The third place? Lucy Roper’s reflections on the roles of libraries

Posted on: 17 July, 2019

The latest blog from UCEM Information Governance Manager, Lucy Roper, sees Lucy discuss her recent attendance of the CILIP Conference 2019 where the role of libraries and librarians was put under the telescope with interesting perspectives offered from a range of prominent experts…

Part of my role as UCEM Information Governance Manager involves keeping abreast of the latest developments and benchmarking the work I do against that of others. I also undertake regular Continuing Professional Development (CPD) opportunities; an element of this was being able to attend the National CILIP Conference 2019.

CILIP is the UK library and information association. CILIP is the only chartered body in the world dedicated to uniting, supporting and advocating for information professionals and librarians – the people who help the world make better decisions.

This year the CILIP Conference took place in Manchester and featured keynotes from Kriti Sharma (Vice President of Artificial Intelligence at Sage as well as being on the board of the Government’s Centre for Data Ethics and Innovation (CDEI)), Liz Jolley (recently appointed Chief Librarian at the British Library), Hong-Anh Nguyen (Information Service Manager at The King’s Fund), Patrick Lambe (Principal Consultant at Straits Knowledge) and Aat Vos (Creative Guide in partnership with Designing Libraries).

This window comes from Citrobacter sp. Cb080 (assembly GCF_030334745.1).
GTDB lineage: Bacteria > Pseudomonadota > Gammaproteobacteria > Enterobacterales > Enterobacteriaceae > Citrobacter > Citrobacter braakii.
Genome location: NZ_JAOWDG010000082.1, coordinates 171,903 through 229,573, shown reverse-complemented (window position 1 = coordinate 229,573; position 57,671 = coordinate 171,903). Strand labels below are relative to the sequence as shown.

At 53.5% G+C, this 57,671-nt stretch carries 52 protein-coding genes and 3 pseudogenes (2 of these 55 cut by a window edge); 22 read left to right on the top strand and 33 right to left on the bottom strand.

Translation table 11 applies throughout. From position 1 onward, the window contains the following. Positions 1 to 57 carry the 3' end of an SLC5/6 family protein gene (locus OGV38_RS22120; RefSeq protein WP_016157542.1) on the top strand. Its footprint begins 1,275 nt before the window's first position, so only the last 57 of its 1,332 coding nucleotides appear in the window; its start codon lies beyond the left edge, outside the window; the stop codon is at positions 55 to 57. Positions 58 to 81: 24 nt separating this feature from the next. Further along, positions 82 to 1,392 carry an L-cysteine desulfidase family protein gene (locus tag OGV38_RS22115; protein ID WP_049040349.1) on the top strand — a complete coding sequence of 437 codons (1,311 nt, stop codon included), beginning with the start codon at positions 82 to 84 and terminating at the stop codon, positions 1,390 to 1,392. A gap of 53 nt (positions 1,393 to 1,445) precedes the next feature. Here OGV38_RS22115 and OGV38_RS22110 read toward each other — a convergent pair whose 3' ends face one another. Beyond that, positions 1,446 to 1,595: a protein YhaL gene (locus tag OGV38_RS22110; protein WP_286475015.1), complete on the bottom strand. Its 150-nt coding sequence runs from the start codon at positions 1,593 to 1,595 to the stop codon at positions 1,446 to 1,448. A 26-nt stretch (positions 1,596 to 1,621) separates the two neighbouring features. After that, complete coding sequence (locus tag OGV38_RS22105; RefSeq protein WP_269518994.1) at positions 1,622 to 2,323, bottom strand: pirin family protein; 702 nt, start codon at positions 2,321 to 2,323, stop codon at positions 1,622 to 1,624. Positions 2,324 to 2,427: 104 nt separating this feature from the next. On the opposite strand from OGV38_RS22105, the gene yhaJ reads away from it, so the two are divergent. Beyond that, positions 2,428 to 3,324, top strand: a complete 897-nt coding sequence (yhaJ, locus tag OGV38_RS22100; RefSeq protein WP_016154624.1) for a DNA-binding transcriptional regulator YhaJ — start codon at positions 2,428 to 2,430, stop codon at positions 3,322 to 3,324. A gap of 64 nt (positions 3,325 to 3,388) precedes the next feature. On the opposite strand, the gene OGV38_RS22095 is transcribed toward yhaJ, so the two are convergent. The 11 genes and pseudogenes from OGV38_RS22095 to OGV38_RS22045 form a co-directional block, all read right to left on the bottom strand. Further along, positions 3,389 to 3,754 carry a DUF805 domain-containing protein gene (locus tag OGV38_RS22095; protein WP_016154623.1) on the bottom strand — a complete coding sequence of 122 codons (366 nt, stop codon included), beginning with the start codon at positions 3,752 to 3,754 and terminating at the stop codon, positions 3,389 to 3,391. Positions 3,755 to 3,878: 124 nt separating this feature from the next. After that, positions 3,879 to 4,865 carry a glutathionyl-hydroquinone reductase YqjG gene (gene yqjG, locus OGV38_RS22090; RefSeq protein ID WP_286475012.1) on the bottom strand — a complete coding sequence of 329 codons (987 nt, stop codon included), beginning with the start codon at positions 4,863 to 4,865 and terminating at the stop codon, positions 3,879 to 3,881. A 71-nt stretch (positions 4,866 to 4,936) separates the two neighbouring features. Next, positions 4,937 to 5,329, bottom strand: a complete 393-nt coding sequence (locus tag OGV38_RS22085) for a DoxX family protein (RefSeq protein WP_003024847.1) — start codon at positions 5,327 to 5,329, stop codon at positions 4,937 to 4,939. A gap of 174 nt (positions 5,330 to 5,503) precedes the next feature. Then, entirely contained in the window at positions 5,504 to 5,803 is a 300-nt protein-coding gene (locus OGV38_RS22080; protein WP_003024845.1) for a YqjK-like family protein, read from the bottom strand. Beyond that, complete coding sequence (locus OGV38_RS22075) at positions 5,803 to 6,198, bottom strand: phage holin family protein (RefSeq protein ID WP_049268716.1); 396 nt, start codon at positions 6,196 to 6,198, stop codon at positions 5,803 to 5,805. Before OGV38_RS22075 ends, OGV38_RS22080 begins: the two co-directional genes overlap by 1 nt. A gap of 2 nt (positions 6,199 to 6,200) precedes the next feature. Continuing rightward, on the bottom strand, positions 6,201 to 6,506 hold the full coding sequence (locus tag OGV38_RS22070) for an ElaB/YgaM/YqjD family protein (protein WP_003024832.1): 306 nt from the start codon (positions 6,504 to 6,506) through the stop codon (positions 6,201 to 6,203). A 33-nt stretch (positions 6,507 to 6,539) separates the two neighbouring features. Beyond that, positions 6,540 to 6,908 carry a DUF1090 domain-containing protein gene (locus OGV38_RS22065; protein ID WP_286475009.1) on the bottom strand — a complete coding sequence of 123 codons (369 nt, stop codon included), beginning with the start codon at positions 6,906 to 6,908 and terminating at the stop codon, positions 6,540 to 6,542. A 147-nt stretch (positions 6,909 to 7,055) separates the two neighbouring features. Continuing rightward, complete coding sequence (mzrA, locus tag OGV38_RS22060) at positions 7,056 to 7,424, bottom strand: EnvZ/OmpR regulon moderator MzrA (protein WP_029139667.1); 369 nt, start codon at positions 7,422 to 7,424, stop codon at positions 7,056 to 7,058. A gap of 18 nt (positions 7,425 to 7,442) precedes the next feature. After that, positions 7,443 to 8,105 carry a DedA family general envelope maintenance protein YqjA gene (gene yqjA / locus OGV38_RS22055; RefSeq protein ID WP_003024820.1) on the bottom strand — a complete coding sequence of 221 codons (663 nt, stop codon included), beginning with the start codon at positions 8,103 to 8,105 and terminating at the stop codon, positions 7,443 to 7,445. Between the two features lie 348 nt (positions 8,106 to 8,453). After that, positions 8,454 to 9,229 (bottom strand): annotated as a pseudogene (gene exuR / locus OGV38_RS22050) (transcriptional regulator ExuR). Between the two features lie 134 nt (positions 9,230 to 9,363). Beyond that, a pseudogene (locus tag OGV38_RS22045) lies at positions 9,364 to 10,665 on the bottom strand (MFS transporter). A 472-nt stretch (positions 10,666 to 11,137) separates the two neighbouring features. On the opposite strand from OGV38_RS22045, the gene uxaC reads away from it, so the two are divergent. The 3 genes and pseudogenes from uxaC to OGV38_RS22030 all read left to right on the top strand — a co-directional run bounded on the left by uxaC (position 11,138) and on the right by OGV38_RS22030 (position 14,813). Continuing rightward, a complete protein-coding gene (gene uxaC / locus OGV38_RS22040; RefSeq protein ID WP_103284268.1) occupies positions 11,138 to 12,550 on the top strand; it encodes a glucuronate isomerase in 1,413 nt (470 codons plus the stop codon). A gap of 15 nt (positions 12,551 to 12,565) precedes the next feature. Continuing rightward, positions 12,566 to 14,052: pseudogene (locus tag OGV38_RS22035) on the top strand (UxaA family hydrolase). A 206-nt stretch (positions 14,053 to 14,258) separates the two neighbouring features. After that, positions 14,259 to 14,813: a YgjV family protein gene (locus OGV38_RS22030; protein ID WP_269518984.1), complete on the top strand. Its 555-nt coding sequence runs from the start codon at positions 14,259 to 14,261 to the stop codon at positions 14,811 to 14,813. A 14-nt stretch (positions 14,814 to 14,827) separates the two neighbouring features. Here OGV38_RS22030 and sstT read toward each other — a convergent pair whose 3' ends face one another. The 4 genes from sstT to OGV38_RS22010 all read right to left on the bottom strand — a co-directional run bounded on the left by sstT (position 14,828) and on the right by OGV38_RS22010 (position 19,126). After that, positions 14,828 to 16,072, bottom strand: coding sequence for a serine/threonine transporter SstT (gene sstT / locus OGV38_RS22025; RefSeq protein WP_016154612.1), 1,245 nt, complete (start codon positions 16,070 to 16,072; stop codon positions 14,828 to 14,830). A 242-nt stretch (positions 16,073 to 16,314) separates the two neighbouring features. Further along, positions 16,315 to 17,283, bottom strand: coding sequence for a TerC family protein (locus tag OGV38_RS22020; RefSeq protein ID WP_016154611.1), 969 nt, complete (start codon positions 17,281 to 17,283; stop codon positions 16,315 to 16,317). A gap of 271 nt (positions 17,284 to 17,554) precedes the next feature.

This year’s conference had five main strands, offering the chance to look at multiple different aspects of the profession:

1) The Big Ideas strand featured sections on books and reading, Libraries Change Lives, digital/innovation/disruption, business, innovation and enterprise, and information literacy.

2) A Specialisms strand delivered sessions for those working in or interested in public, HE, learning, health, and corporate libraries.

3) The Skills and Technical strand was split into four options, with aspects covering data quality management, bibliometrics and data analytics; Information Governance; and finance, procurement and contracts.

4) A careers and personal development strand with a number of practical and insightful sessions to help build careers and take steps to fill in professional knowledge gaps.  The sessions looked at key and emerging areas for information professionals, including data privacy; leadership; and professional registration.

5) The knowledge and information management strand which looked at various areas including CILIP’s Knowledge Management Chartership and the newly-adopted ISO standards.

These great CPD opportunities also allow us to raise UCEM’s profile and network with like-minded people. At the conference I participated in the #LibrariansWithLives podcast and became #LibraryFamous by promoting the work of UCEM and my specific role within Information Governance and overseeing the day-to-day management of the e-Library. I was asked for my highlights and what was I going to take away with me from the event.